```
# install.packages("remotes")
# remotes::install_github("fwijayanto/autoRasch", build_manual = TRUE, build_vignettes = TRUE)
```

```
library(autoRasch)
library(doParallel)
#> Warning: package 'doParallel' was built under R version 4.1.3
#> Loading required package: foreach
#> Warning: package 'foreach' was built under R version 4.1.3
#> Loading required package: iterators
#> Warning: package 'iterators' was built under R version 4.1.3
#> Loading required package: parallel
```

Utilizing the generalized partial credit model (GPCM) and the generalized partial credit model with DIF (GPCM-DIF), we develop a score as a criterion to judge the quality of an itemset within an original survey, called the In-plus-out-of-questionnaire log-likelihood (IPOQ-LL) and In-plus-out-of-questionnaire log-likelihood with DIF (IPOQ-LL-DIF), respectively.

For example, we have a 9-item original survey and we want to examine
how good to estimate persons’ abilities using only item_{7},
item_{8}, and item_{9}. To compute the IPOQ-LL score we
simply run

```
<- matrix(c(rep(0,50),rep(1,50)),ncol = 1, dimnames = list(c(1:100),c("cov")))
grMap <- autoRasch::compute_score(shortDIF, incl_set = c(1:4), type = "ipoqlldif", groups_map = grMap)
ipoqlldif_score summary(ipoqlldif_score)
#>
#> Score of the itemsets:
#>
#> IQ-LL: -199.6182
#> OQ-LL: NA
#> IPOQ-LL: -199.6182
```

Furthermore, to compute multiple IPOQ-LL scores of several itemsets simultanously, we simply use

```
<- compute_scores(shortDIF, incl_sets = rbind(c(1:3),c(2:4)), type = "ipoqll", cores = 2)
ipoqll_scores 1:7]
ipoqll_scores[,#> IQ-LL OQ-LL IPOQ-LL item no. item no. item no. item no.
#> result.1 -109.8750 -102.6400 -212.5150 1 2 3 NA
#> result.2 -174.5305 -49.6028 -224.1333 2 3 4 NA
```

The IPOQ-LL obtains by totalling the IQ-LL and OQ-LL. Changing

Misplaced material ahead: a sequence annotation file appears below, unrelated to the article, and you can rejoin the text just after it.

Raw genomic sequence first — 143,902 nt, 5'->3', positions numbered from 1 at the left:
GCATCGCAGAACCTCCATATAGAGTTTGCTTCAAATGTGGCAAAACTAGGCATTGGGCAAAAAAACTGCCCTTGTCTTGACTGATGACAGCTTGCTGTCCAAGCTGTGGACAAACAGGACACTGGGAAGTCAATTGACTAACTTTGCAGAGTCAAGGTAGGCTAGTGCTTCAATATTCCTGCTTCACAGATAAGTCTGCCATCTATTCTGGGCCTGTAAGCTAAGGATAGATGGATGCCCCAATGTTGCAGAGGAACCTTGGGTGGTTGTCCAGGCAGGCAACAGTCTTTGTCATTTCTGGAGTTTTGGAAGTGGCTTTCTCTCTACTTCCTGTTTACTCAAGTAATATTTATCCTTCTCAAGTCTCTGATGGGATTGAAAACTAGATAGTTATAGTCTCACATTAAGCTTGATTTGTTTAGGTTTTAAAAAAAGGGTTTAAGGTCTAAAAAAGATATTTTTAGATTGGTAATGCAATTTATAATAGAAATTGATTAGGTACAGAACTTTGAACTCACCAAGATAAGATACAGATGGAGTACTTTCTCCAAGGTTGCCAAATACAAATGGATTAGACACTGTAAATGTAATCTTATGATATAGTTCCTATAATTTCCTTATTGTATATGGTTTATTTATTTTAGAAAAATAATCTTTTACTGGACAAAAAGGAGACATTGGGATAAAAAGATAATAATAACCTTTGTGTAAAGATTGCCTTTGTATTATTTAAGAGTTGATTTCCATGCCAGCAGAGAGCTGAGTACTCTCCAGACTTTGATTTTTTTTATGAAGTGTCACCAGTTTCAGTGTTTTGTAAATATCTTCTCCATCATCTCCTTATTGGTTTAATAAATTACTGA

`type = ipoqlldif`

means the IPOQ-LL-DIF score is computed,
by considering the DIF effects, instead of the IPOQ-LL. This
log-likelihood is a score for model comparison, which means that there
are more items combinations to be compared in order to obtain the
maximum. Hence, we conduct the semi-automated Rasch analysis using the
IPOQ-LL score by running

```
<- autoRaschOptions()
setting $isHessian <- FALSE
setting<- stepwise_search(shortDIF, incl_set = c(1:4), cores = 2,
stepwise_res groups_map = grMap, method = "fast",
criterion = "ipoqlldif", isTraced = TRUE)
#> do full items estimation...
#> 4 : 1,2,3,4
#> do backward...
#> 3 : 2,3,4
#> do backward...
#> 2 : 2,4
#> do forward...
#> do backward...
#> 1 : 2
#> do forward...
#> ::: End of search :::
```

This `stepwise_search()`

aims to search the maximum
IPOQ-LL score over all items combinations possible. This maximum score
correspond to the “best” itemset according to the semi-automated Rasch
analysis. Therefore, to speed up the search, we implements
parallelization in every step of the stepwise selection search. If
`isTracked = TRUE`

the function prints the combination of
items which returns the highest IPOQ-LL score at every step.

Obtaining the analysis result, we could plot

`plot_search(stepwise_res, type="l")`

The plot show the highest IPOQ-LL scores in every possible number of
items in the itemsets. The numbers in the plot represent the item(s)
which are removed (and added) to obtained the plotted scores, compared
to the previous step. For instance, starting with full items, the
highest IPOQ-LL score for itemset consisting with 8 items is obtained by
removing item_{1}. Subsequently, the highest IPOQ-LL score for
itemset consisting with 7 items is obtained by removing
item_{2}.